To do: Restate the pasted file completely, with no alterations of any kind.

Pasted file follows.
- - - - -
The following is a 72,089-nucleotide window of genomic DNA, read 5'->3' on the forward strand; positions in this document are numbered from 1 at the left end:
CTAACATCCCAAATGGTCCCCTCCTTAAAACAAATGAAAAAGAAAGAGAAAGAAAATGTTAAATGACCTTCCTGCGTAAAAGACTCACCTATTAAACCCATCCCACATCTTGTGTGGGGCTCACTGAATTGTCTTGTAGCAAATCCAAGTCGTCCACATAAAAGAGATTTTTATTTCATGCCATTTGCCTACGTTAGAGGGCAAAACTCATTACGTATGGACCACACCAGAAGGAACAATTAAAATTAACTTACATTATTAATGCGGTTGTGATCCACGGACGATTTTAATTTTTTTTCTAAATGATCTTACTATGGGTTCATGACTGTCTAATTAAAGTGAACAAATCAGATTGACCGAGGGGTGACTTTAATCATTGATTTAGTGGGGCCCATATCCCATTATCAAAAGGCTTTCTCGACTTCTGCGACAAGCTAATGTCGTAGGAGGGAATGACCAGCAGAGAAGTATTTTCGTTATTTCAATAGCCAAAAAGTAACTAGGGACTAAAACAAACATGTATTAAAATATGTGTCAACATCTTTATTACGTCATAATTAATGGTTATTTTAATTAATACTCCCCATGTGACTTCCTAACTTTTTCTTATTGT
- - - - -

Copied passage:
The following is a 72,089-nucleotide window of genomic DNA, read 5'->3' on the forward strand; positions in this document are numbered from 1 at the left end:
CTAACATCCCAAATGGTCCCCTCCTTAAAACAAATGAAAAAGAAAGAGAAAGAAAATGTTAAATGACCTTCCTGCGTAAAAGACTCACCTATTAAACCCATCCCACATCTTGTGTGGGGCTCACTGAATTGTCTTGTAGCAAATCCAAGTCGTCCACATAAAAGAGATTTTTATTTCATGCCATTTGCCTACGTTAGAGGGCAAAACTCATTACGTATGGACCACACCAGAAGGAACAATTAAAATTAACTTACATTATTAATGCGGTTGTGATCCACGGACGATTTTAATTTTTTTTCTAAATGATCTTACTATGGGTTCATGACTGTCTAATTAAAGTGAACAAATCAGATTGACCGAGGGGTGACTTTAATCATTGATTTAGTGGGGCCCATATCCCATTATCAAAAGGCTTTCTCGACTTCTGCGACAAGCTAATGTCGTAGGAGGGAATGACCAGCAGAGAAGTATTTTCGTTATTTCAATAGCCAAAAAGTAACTAGGGACTAAAACAAACATGTATTAAAATATGTGTCAACATCTTTATTACGTCATAATTAATGGTTATTTTAATTAATACTCCCCATGTGACTTCCTAACTTTTTCTTATTGT